I recently decided to try pickling cherry blossoms.
I followed this recipe: wagashichronicles.blogspot.co.uk/2011/03/salt-preserved-c…
It is important to use the right kind of cherry blossom. You can tell which it is because it flowers a bit later than the other kinds of cherries.
I was a bit unsure how to harvest the cherry blossoms, as I live near a local cherry blossom filled park, but I didn’t think it would be much appreciated if I started trying to pluck them off the trees. That sort of thing seems to be frowned on here!
Luckily I was blessed with some very stormy weather which knocked lots and lots of the buds off onto the ground, so I could forage them off the grass without being reported to the park police (or something).
The recipe calls for umesu, plum vinegar, which I don’t have, but the replacement is salt water with a dash of rice wine vinegar, which I did have.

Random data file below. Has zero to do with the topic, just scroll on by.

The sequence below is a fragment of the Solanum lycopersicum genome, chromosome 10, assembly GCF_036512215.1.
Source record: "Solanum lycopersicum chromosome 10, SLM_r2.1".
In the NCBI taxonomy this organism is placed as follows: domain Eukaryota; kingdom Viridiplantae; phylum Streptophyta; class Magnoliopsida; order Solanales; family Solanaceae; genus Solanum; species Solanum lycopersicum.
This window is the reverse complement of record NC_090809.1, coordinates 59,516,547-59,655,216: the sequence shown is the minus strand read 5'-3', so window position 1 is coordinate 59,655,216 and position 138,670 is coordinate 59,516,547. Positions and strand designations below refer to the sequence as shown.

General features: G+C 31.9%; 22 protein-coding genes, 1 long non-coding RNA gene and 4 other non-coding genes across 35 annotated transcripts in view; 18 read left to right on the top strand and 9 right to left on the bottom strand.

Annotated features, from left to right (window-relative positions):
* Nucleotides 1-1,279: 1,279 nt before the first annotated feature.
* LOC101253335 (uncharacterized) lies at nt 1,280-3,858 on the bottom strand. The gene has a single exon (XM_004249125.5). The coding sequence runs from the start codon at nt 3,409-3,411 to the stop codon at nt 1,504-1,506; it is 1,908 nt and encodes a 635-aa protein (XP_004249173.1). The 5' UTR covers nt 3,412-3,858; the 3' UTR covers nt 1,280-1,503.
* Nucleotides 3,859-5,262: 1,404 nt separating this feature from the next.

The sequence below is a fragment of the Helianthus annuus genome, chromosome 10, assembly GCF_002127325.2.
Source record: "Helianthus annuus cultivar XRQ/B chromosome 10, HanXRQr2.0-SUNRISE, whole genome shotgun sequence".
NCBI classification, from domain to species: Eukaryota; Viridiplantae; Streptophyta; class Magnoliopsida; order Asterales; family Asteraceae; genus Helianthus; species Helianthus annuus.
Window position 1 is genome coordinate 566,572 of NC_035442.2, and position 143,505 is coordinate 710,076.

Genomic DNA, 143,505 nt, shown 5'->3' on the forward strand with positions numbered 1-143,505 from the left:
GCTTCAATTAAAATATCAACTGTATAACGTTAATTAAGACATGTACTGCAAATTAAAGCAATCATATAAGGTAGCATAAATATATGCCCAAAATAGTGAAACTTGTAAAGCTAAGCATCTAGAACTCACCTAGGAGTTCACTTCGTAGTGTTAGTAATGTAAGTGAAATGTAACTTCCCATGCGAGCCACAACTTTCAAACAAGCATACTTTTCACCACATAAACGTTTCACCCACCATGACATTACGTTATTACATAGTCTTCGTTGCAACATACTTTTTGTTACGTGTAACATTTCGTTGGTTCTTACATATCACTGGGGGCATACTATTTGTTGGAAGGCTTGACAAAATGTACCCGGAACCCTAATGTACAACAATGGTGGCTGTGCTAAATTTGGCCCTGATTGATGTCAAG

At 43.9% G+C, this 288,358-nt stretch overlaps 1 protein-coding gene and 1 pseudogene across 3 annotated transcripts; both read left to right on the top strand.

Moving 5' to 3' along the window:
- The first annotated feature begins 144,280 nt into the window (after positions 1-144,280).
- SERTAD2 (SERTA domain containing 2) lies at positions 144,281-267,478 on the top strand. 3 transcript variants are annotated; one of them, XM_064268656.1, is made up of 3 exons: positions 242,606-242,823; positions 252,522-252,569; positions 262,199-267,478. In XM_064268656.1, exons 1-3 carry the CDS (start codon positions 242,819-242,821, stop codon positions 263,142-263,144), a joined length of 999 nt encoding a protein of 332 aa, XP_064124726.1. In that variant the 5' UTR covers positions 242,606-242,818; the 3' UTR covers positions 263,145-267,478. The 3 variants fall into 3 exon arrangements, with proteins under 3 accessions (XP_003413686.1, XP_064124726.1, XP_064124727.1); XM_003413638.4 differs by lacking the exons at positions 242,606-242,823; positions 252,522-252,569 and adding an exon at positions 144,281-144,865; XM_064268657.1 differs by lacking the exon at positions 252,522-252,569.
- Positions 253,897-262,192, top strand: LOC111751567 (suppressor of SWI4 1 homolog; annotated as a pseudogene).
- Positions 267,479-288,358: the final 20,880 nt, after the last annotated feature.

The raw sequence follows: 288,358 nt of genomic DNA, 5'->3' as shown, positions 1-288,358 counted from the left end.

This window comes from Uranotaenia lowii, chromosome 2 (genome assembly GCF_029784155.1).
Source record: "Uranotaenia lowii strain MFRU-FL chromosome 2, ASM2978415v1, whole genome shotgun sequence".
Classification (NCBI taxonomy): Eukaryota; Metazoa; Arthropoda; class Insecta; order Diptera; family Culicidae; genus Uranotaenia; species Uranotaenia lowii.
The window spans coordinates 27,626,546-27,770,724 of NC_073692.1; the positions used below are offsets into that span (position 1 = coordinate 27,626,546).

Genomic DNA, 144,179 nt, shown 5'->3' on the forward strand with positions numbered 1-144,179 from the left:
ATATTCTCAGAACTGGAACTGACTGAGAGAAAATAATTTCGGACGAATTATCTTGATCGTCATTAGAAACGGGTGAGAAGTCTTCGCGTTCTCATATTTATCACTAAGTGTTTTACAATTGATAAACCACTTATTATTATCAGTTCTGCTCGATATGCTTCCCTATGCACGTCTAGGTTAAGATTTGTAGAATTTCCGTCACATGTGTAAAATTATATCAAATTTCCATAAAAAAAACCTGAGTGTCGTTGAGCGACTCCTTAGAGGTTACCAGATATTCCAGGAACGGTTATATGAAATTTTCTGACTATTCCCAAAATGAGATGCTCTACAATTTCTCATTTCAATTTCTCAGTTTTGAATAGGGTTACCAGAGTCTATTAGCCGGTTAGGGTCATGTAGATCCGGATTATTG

Something amazing happens when you put the solution on the flowers (and the leaves too!), they start to give off a perfumey, marzipan like smell. I tasted them at this point, but its also very bitter, so not that palatable. My husband became paranoid that there was cyanide in cherry blossoms, due to the smell, but I ate quite a few during the pickling process, and, well, I’m still here!
Using my recently pickled cherry blossoms, I attempted to create cherry blossom mochi!
I used this microwave recipe: allrecipes.com/recipe/microwave-mochi/
All I can say is be conservative with your timings, especially if you are using a reduced quantity recipe! Its easy to over cook this! My first batch came out caremelised and hard!
I didn’t put sweet bean paste inside the mochi as I was really just testing out the mochi dough recipe at this point.
I thought it was VERY delicious, but that it will probably be even nicer with the addition of the red bean paste. The sweetness of the dough counteracts the slight bitterness of the cherry blossom, and the salt from the cherry blossoms is a nice counterpoint to the sweet.